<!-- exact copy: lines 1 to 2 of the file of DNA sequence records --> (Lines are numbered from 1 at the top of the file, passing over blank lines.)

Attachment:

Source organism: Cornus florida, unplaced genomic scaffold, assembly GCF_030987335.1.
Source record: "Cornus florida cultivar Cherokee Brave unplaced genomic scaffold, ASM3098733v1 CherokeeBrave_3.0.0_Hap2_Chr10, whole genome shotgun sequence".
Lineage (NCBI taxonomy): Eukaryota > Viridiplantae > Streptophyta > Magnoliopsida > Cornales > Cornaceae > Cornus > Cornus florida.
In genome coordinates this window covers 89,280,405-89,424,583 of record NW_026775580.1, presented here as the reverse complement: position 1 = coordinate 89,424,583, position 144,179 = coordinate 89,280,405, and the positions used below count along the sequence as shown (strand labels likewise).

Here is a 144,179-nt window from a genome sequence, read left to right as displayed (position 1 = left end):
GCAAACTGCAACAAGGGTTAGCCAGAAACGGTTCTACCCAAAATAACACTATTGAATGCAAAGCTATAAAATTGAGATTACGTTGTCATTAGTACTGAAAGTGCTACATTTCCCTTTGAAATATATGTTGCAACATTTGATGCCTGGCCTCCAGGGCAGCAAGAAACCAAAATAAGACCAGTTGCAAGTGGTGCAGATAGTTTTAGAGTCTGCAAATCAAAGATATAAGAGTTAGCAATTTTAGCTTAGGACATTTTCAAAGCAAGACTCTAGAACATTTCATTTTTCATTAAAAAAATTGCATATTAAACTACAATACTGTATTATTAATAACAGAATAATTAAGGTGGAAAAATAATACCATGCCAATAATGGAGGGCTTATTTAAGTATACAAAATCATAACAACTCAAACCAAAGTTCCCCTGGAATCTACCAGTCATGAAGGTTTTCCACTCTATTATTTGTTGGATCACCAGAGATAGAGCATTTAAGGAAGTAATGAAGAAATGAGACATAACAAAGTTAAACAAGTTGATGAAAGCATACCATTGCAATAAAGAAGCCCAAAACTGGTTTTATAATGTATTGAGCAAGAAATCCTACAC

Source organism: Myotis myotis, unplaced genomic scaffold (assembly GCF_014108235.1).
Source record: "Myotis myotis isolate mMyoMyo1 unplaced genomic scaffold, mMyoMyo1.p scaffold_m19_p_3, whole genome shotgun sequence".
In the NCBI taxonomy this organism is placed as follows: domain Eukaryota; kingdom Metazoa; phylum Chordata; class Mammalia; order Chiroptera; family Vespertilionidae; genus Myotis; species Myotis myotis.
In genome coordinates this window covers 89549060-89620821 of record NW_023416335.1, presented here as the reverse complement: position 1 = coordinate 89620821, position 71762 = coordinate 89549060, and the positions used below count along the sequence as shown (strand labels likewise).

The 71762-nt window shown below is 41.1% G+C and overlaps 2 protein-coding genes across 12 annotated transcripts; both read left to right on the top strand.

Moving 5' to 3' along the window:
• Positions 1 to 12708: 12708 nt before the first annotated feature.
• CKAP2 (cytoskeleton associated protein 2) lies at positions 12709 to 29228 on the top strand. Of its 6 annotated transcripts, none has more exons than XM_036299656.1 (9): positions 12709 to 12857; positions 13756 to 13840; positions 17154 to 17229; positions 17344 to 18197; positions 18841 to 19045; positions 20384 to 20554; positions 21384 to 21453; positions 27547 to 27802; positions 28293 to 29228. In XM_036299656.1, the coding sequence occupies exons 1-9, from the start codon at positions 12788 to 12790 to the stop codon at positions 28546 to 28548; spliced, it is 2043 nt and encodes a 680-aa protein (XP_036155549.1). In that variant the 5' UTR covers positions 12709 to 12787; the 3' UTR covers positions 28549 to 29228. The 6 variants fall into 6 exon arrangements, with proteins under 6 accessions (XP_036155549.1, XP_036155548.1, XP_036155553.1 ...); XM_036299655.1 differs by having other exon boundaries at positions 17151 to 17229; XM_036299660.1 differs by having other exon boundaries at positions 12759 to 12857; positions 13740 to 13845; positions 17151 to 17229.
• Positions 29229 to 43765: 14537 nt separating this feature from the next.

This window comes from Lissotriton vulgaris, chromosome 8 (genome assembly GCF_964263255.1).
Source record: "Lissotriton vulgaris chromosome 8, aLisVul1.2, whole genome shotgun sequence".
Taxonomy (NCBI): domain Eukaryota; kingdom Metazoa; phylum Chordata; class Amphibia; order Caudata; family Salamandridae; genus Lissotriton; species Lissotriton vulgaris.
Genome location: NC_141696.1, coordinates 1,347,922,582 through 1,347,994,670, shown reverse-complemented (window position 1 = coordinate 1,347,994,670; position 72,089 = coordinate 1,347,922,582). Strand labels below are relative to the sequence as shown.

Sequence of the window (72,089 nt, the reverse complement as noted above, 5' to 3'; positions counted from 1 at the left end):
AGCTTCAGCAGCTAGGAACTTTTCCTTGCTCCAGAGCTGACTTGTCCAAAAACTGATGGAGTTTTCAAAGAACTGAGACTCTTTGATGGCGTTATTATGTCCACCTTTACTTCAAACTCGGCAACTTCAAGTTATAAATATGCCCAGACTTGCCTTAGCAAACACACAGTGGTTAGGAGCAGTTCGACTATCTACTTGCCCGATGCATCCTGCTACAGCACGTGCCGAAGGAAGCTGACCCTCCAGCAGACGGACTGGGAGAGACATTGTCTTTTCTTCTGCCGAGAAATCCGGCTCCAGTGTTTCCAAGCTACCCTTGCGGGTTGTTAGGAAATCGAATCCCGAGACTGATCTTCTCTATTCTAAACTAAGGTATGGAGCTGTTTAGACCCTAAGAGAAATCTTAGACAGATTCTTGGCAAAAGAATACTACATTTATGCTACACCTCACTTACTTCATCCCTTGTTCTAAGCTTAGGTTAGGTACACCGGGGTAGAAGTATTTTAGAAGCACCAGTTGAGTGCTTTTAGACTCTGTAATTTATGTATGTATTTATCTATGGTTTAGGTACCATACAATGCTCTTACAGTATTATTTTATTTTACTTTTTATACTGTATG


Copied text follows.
Source organism: Cornus florida, unplaced genomic scaffold, assembly GCF_030987335.1.
Source record: "Cornus florida cultivar Cherokee Brave unplaced genomic scaffold, ASM3098733v1 CherokeeBrave_3.0.0_Hap2_Chr10, whole genome shotgun sequence".